Effort needs to be moderate to slightly hard - too easy and your hamstrings aren’t engaged enough to support you throughout the pedal stroke.

If you are falling forward, try moving the saddle back a bit.
I will try this, thank you.
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  #14  
Old 11-07-2022, 06:24 PM
ah87 ah87 is offline
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Quote:
Originally Posted by jimmy-moots View Post
I don't discount what other posters have said but it feels like we are all jumping to solution mode without getting right back to basics. The danger of this is you can change too many things and then not know what fixed the issue, or worse (and probably more likely) introduce other issues.

My first question is do you have another bike you are comfortable on?

From there you need to work out the distance from the saddle to bottom bracket. If you have the same saddle then you can use the front or back of the saddle to work it out. If you don't have the same saddle then you need to work out where your sit bones are hitting the saddle and then calculate from that position on the saddle. Using a plumb bob is the fastest way to work this out.

You can probably work out where I am going here - once you know where you sit on one bike, replicate it on the other. Again, this is much easier with the same saddle as where your sitbones land on two different saddles will be different.

From there you are basically just in a game of reproducing the reach (from saddle tip, if same saddle, or from sitbones if different saddle) and drop to your handlebars.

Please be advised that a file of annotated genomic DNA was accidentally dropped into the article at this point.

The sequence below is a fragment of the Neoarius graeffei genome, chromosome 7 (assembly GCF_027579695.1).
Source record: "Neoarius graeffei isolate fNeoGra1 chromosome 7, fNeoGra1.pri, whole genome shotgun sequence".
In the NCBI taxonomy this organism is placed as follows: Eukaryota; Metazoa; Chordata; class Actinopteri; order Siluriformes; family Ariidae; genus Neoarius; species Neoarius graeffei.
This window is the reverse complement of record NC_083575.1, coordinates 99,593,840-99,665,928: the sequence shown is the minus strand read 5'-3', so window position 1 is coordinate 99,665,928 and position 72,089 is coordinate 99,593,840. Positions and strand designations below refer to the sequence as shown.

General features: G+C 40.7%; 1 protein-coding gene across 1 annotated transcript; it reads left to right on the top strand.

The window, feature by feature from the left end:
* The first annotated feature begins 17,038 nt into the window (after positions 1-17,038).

Ultimately you should never use your saddle position to try and attempt to make a bike fit, as this is the foundation for all other elements of your bike fit. It'll be a case of getting that saddle position right and then using a stem or shorter reach bar to make it fit... or the bike just doesn't fit.
I haven’t had a drop bar bike in many years, so don’t have a good comparison. I have an road bike converted into an upright townie and I have a hardtail MTB.
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Old 11-07-2022, 07:05 PM
ah87 ah87 is offline
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Quote:
Originally Posted by zero85ZEN View Post
The angle of those hoods would be absolute agony on my hands. But everyone is built different, of course.

I'd say the previous posters have covered most of the bases well. Experiement with their suggestions and don't be surprised if lowering the bars might help. Play with the angle of the hoods as well. Experiment until you narrow in what feels better.

Good luck.
Thanks! How do you have your hoods set up?